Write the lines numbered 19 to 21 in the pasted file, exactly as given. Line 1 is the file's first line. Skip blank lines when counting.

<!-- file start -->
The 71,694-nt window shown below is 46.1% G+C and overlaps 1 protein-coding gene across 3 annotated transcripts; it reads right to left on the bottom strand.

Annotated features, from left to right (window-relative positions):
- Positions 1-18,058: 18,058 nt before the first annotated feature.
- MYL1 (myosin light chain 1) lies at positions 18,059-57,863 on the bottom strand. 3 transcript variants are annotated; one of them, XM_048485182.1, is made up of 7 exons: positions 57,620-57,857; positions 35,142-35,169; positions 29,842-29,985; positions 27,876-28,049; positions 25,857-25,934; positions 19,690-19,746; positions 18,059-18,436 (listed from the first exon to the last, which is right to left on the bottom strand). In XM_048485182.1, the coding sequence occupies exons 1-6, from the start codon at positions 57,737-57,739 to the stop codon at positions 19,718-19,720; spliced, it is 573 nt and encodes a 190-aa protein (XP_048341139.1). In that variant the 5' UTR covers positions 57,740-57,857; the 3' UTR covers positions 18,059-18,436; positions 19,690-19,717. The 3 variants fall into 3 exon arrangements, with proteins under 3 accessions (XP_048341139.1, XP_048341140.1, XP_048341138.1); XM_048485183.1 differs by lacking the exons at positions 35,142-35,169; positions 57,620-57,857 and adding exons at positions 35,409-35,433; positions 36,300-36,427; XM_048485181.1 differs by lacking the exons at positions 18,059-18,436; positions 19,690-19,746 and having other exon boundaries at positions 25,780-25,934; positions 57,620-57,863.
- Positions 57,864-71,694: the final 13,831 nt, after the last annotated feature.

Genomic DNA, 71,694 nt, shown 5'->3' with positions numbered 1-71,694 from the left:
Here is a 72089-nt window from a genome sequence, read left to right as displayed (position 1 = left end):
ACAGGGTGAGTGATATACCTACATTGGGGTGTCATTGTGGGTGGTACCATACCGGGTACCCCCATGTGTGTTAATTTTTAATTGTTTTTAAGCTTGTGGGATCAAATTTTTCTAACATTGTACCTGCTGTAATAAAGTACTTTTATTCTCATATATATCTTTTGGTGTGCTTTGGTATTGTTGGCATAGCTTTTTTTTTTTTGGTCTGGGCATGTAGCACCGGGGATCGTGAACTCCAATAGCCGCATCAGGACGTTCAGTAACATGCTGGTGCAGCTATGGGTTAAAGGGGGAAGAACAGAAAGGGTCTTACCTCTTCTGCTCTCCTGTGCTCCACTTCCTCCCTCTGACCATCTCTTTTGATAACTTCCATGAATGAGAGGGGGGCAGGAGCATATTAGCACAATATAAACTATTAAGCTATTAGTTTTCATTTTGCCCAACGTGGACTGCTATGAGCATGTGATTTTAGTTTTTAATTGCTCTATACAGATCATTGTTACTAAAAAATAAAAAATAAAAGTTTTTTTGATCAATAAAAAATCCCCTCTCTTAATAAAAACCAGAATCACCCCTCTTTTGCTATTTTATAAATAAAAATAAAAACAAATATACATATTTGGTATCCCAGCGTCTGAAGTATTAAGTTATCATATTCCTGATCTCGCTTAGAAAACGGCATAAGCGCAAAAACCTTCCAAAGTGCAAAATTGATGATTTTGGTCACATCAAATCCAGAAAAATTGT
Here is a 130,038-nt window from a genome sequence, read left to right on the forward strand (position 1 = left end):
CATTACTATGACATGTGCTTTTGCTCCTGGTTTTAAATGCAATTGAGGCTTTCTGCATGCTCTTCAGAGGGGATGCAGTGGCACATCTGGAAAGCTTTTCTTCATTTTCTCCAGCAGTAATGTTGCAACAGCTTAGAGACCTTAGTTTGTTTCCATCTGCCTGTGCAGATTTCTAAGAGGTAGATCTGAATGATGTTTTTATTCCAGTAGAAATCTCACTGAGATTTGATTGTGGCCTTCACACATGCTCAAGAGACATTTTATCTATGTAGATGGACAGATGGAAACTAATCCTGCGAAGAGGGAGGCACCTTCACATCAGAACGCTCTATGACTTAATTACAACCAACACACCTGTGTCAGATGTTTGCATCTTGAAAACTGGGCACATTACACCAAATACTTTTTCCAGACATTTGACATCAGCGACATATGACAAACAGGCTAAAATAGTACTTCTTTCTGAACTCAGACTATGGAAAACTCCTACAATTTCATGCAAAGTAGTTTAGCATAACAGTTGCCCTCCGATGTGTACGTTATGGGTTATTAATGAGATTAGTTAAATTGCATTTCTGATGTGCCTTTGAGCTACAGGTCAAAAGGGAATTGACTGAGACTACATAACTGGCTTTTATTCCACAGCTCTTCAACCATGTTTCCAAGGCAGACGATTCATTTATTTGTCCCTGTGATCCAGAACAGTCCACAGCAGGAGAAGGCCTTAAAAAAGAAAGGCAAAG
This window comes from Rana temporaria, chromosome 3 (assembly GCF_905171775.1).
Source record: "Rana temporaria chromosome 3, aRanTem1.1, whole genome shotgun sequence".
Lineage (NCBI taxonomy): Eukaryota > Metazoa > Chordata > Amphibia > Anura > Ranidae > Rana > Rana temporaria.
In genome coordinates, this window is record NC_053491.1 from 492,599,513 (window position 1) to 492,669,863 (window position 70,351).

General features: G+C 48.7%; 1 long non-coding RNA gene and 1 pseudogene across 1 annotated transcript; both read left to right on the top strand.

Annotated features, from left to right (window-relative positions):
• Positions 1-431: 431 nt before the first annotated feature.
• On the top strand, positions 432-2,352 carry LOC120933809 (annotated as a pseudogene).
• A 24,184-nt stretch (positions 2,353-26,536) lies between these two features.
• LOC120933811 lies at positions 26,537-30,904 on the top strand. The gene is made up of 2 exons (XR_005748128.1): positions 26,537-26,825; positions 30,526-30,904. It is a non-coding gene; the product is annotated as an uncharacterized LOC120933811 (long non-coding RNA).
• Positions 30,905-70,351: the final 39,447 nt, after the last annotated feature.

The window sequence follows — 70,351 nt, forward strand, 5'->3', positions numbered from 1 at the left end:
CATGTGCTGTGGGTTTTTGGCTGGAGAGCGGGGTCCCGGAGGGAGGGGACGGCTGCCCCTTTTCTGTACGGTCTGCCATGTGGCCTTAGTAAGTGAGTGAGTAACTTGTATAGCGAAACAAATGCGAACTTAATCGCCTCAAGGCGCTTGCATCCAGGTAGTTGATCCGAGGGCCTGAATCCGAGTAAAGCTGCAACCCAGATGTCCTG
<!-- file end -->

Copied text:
• A 24,184-nt stretch (positions 2,353-26,536) lies between these two features.
• LOC120933811 lies at positions 26,537-30,904 on the top strand. The gene is made up of 2 exons (XR_005748128.1): positions 26,537-26,825; positions 30,526-30,904. It is a non-coding gene; the product is annotated as an uncharacterized LOC120933811 (long non-coding RNA).
• Positions 30,905-70,351: the final 39,447 nt, after the last annotated feature.